Corporate Profit Stalls The Climate Debate

With each generation, the center of an elec- tion’s agenda surrounds something pressing to that era. For the 1930s, it was what to do about the Great Depression and the impending World War. In the 1970s it was the Middle East, drugs and the fallout of the Civil Rights Movement. For the elections of the 2000s, there have been ongoing discussions of the war in Afghanistan and Iraq, healthcare and taxes, but the one concept that is often avoided or only slightly addressed is the environment. There has been a heavy misconception over the past few decades that the planet and its worrisome condition is an issue that only Democrats focus on, and even when they do, their plans are not as concrete as the nation and the world needs. In reality, this is not only a leftist problem, but a national concern that should  be  included in the narratives of both Republicans and Democrats, rather than a yell for help from the Green Party that is muffled and muted by talking points around war and tax cuts in the current “us versus them” climate.

The environmental policy in place for Pres- ident Donald Trump’s administration is not exactly a progressive structure, but a regressive one. His “America First Energy Plan” that pushes the United States to continue to use fossil fuels as an exclusive energy source could reverse the steps forward the nation has made toward a permanent switch to renewable energy. Trump claimed on Aug. 13 that one day the “wind will go off,”  but as long as the sun still shines, both solar and wind power can remain a useful energy source. Once solar, wind, geothermal and other methods of capturing energy are invested in, their supply is not a further concern.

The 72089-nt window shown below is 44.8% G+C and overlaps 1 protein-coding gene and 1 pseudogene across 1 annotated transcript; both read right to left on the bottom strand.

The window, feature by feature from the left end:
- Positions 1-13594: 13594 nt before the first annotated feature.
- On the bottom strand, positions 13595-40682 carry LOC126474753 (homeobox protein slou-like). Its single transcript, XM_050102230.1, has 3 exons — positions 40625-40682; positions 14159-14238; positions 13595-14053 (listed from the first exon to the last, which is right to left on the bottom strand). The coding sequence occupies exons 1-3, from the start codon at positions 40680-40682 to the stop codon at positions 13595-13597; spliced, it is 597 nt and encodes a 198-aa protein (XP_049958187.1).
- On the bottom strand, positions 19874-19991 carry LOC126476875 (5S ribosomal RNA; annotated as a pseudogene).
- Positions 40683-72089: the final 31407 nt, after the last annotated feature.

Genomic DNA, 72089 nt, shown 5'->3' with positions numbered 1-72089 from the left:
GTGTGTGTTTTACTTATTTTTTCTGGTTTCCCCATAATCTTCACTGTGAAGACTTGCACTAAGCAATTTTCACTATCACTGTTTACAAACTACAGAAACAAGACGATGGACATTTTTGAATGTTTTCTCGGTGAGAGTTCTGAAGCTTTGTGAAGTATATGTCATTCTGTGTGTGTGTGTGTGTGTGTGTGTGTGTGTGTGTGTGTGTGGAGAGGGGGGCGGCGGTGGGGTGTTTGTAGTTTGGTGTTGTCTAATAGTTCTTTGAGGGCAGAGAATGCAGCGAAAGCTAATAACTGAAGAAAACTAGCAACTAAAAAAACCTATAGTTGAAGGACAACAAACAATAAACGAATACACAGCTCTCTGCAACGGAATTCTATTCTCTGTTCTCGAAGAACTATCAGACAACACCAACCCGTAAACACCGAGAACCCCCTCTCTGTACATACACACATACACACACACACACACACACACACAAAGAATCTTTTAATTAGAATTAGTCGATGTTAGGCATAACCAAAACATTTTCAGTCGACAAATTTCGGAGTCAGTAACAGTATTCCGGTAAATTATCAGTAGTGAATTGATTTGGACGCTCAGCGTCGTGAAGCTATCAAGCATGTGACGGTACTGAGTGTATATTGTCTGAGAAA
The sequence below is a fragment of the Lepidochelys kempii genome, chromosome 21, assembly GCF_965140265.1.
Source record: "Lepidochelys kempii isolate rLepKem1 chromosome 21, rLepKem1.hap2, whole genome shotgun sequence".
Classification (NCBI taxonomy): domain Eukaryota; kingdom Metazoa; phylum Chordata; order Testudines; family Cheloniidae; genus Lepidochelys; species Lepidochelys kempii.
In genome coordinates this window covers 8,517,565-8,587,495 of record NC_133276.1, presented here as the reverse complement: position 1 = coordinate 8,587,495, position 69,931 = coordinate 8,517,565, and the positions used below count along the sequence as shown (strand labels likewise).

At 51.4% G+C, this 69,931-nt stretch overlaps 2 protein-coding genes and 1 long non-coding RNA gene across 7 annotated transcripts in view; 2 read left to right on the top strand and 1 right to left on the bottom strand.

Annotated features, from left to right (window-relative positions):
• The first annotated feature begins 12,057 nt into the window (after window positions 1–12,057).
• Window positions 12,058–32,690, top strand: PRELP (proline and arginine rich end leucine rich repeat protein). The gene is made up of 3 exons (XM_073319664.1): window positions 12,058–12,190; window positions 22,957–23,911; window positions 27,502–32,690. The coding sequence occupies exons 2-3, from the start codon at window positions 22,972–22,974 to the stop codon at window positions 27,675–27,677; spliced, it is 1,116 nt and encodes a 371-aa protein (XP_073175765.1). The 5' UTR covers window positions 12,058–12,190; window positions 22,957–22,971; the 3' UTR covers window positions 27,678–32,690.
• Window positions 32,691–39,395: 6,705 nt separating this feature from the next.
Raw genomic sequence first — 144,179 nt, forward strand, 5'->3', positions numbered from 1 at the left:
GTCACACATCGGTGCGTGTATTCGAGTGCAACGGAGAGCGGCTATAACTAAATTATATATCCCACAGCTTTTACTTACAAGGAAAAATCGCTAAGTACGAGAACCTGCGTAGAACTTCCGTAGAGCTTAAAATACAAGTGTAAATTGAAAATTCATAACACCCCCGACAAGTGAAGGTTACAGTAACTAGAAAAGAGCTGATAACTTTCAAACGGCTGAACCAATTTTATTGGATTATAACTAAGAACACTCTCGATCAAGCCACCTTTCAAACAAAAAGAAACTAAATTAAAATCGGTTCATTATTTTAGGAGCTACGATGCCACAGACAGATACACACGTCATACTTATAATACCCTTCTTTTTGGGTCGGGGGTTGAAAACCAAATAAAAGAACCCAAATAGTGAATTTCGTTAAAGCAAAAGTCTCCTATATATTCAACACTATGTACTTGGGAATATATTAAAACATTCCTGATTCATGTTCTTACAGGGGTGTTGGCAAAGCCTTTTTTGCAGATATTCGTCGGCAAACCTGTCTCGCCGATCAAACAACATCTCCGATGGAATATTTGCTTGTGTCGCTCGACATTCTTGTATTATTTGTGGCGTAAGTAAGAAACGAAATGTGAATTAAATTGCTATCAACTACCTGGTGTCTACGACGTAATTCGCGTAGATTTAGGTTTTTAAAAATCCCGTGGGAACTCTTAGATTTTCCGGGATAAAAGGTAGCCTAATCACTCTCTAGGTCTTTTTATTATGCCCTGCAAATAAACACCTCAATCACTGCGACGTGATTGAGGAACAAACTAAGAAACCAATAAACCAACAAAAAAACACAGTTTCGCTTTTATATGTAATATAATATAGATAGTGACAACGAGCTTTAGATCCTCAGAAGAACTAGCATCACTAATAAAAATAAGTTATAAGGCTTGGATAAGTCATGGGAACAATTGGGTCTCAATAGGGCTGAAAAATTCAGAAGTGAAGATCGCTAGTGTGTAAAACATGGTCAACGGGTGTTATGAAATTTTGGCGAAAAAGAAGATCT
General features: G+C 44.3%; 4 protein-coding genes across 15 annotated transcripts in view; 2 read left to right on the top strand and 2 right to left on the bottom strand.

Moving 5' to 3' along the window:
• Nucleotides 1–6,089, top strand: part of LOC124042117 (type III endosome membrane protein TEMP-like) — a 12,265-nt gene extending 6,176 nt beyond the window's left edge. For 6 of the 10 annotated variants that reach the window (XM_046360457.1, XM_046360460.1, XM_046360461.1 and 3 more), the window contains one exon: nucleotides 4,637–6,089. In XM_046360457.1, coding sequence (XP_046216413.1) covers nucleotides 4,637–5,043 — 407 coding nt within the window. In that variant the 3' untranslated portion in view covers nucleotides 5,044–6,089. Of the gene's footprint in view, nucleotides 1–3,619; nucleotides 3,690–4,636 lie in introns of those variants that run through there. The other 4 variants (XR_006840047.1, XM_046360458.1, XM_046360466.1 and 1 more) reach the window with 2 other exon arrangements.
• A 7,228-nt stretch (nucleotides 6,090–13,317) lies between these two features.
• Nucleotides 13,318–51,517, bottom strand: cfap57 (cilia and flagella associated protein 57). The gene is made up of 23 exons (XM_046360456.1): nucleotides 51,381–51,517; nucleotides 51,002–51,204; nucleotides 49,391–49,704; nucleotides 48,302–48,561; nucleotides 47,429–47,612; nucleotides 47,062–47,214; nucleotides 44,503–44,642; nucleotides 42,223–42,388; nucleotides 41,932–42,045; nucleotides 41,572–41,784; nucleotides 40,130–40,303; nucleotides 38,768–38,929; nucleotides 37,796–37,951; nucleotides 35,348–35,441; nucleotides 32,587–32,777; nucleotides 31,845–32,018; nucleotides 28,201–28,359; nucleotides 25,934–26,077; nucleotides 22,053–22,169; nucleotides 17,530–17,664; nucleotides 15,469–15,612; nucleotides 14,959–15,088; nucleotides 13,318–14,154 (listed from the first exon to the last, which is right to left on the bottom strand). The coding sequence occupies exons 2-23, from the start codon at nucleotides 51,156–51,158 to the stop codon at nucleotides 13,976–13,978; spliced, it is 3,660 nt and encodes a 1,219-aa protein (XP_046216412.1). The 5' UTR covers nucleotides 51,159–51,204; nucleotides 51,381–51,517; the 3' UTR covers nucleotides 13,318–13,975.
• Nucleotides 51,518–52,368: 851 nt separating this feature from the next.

As of 2019, the United States spends $649 billion dollars annually in fossil fuel subsidies, according to Forbes. Although the Trump administration sees vitality in cutting various programs and decreasing funding to try to reduce the national debt, it finds no problem with being the second biggest subsidizer of fossil fuels globally, behind only China. Beyond the stress on the environment thanks to the contribution of fossil fuels, there has been no national push to reduce waste, especially in regard to plastic. The ban of single-use plastics is up to individual state legislatures, and as of now, only eight states have official plastic bans. It is clear that this should be a federal issue if there is to be a stronger push toward  a  solution.

To  make  matters worse, the United States exited the Paris Agreement, a crucial idea by the United Nations to combat climate change from greenhouse gas emissions. Without this, there is no greater organization to hold the United States accountable for its damaging decisions and habits. This authority needs to come from within from a better presidential administration in 2020.

Unfortunately, business and profit are what is holding politicians back from retracting our harmful environmental impact. This can only be feasible in the future for a limited time, as the Earth is already experiencing a crisis. The number of years we have left is debated by scientists, but regardless, current events should be a wake-up call to all. With the burning in the Amazon rainforest the past three weeks, appeal to corporations and excessive investments in outdated sources need to be put to the side. Markets and economies shift over the centuries, and the United States cannot halt its environmental efforts because jobs and where we’ve traditionally concentrated our finances will need to adjust. President  Trump  is  attempting to assure those employed by the companies behind planet-destroying products when he should be encouraging innovation in more eco-friendly endeavors. The candidates for this election need to state the positives of acting toward a cleaner planet and how this will directly affect everyone, regardless of party affiliation or status. Presidents in the past have been successful in promoting environmental awareness, like Theodore Roosevelt, Richard Nixon, Jimmy Carter and others, with membership of differering parties, too. It would not be too late for this round of candidates to reverse a cycle that is killing us and certainly not “Making America Great Again.”